Sarcos Robotics has unveiled a new robotic exoskeleton for use on factory floors. These machines, which will give workers superhuman strength, will be ready to purchase by the end of 2019.

While wearable exoskeletons have been under development for over a decade, they were largely limited to military use. They allowed soldiers to carry heavy gear for long periods of time and traverse rough terrain safely.

But Sarcos’ new Guardian XO and XO-Max are exoskeletons for the everyday worker. The sleek, Iron Man-style suits are designed to improve efficiency and reduce human injury. In the US alone, there are millions of preventable on-the-job injuries every year, the cost of which can be in the hundreds of billions of dollars. Exoskeletons that ease the strain on workers’ backs, necks, and joints could greatly reduce these injuries and associated costs.

Aside from their ability to give humans super strength, the most impressive features of the new exoskeletons are their precision and dexterity. Lifting hazardous or fragile materials had been impossible prior to this, as the units would crush or drop materials. But Sarcos has solved this problem, claiming that the Guardian XO-Max allows workers to lift, carry, and move up to 90kg (or nearly 200lbs) without damaging products (the XO can accommodate up to 35kg).

These machines will also allow wearers the ability to bend, twist, and maneuver according to their natural reflexes. Sarcos hopes this will make it more practical to wear the suits and require less training, both of which would speed up their adoption into the workforce.

The suits will give wearers up to 20x the strength of a normal worker, meaning that a payload of 200lbs will feel more like lifting 20lbs for the XO-Max.

The suit will also be battery operated, allowing workers to move throughout the factory floor or around construction sites without being tethered to an outlet. The batteries will last up to 8 hours and can also be switched out easily on the job without interrupting workflow.

This feat of engineering took the company nearly 18 years and $175 million dollars to perfect.

Sarcos Robotics CEO Ben Wolff says the Guardian XO and XO-Max put the company on the cutting edge of robotics:

“With our innovations in optimizing power utilization, Sarcos has been able to do what no other robotics company in the world has been able to do with powered exoskeletons or humanoid robots—power a human-scale robot doing meaningful work for up to eight hours on a single charge.”

While exoskeletons aren’t new technology, they’ve been so expensive to develop that no one could afford them for practical, everyday uses. It looks like this is about to change. While we don’t yet know the price point for Sarcos’ Guardian, the company designed it to be economically feasible for companies to order in large quantities. (In fact, it will only be available for bulk purchase at first, meaning you can’t order one for your garage just yet.)

Sarcos Robotics isn’t alone in its development of the next wave of commercial exoskeleton technology. Esko Bionics, which specializes in exoskeletons for those with physical disabilities, has also created a commercial unit for workers. These are already in use in 15 Ford Motor plants around the world. LG will also debut its new CLOi SuitBot at the Consumer Electronics Show in Las Vegas next week, which provides low back support to warehouse workers.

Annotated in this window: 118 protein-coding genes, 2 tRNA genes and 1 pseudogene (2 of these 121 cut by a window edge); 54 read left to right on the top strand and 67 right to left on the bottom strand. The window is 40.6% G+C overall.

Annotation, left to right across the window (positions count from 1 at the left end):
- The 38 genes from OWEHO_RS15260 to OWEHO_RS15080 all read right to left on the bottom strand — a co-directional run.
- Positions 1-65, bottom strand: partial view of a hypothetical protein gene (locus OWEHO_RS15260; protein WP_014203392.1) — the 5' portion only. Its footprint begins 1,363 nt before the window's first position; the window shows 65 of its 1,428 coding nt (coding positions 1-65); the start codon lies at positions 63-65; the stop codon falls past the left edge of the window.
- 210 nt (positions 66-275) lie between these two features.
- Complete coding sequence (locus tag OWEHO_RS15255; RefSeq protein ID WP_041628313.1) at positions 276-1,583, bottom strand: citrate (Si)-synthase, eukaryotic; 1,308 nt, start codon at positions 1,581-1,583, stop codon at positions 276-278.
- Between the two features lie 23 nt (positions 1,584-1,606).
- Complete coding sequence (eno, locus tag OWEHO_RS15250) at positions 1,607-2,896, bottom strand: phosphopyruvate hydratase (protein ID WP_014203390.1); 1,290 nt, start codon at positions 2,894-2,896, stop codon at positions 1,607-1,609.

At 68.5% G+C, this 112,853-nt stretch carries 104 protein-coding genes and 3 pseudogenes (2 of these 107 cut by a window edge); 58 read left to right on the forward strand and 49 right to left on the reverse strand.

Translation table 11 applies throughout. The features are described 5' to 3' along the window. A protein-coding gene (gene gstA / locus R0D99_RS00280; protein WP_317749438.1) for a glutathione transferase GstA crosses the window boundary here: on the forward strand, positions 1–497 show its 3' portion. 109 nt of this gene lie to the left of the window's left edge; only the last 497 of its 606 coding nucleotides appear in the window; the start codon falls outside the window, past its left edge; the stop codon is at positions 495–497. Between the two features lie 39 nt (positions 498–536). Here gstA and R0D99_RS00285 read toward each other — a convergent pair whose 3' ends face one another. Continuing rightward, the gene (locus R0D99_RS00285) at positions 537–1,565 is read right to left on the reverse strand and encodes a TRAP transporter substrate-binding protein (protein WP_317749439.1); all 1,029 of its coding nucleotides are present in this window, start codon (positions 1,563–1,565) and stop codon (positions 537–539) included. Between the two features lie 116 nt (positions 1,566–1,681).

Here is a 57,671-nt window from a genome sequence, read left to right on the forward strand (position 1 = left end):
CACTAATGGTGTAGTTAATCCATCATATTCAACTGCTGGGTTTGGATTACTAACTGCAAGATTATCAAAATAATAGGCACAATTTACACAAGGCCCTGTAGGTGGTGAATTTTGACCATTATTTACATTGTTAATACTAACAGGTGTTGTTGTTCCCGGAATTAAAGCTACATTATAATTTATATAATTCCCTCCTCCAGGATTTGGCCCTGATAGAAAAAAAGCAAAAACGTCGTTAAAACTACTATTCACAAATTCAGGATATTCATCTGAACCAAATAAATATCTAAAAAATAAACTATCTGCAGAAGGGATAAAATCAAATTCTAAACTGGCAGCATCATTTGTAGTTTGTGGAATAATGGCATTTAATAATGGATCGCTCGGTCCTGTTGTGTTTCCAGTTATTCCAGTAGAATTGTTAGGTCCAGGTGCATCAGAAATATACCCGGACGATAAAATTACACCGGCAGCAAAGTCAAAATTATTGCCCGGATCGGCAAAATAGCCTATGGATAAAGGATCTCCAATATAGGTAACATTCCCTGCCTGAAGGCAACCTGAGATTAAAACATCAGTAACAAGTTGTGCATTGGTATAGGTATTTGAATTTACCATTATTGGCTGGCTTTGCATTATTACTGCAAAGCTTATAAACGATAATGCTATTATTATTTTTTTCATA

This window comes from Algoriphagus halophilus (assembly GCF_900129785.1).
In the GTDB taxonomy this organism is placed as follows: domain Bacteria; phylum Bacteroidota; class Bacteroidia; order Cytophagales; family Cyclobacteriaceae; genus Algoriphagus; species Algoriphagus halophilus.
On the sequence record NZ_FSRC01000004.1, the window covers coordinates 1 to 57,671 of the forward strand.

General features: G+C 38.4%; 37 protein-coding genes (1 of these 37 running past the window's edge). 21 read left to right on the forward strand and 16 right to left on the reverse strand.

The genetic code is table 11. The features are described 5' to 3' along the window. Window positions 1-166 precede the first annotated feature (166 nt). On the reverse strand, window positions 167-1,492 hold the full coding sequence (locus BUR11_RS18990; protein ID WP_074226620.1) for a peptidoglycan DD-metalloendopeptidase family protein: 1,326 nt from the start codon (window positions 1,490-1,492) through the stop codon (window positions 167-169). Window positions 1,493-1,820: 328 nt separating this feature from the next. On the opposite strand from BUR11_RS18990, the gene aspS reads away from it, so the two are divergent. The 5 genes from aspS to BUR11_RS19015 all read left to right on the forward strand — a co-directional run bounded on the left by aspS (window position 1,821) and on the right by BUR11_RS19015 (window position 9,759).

Worldwide shipments of exoskeletons topped 7000 units in 2018, netting roughly $192 million in profits, but ABI Research estimates that we could reach more than 300,000 shipments worth $5.8 billion by the year 2028.

There’s no doubt that companies will benefit from this technology. But questions remain about whether this innovation is all good.

At the moment, there are no official guidelines to regulate the use of exoskeletons. There are no safety, quality, or performance policies in place yet and there is no one overseeing their proper usage, maintenance, or disposal. We also lack rules governing the security of the devices, though there is a committee working on best practice guidelines.

We also need to ask if new technologies that make workers more efficient will be mandatory and whether or not that is fair and ethical. What about workers who don’t want to wear the machines? Will they be allowed to work next to employees who do? How will their productivity be measured? Will they receive the same health insurance as someone who wears a suit designed to protect their body from injury? Will they be paid the same?

While new technology often sounds like a common good, it’s important to note that much of the news highlights only the positive aspects. People get excited about new innovations, especially when it sounds like they will make life easier. But it’s important to think farther down the line to be sure that technology is safe.

Avatar for Jessica Baron, PhD

Jessica Baron, PhD

I am a technology writer and tech ethics consultant whose work has appeared in international news and trade outlets. I have a PhD in History and Philosophy of Science and write about everything from future military weapons to advances in medicine.

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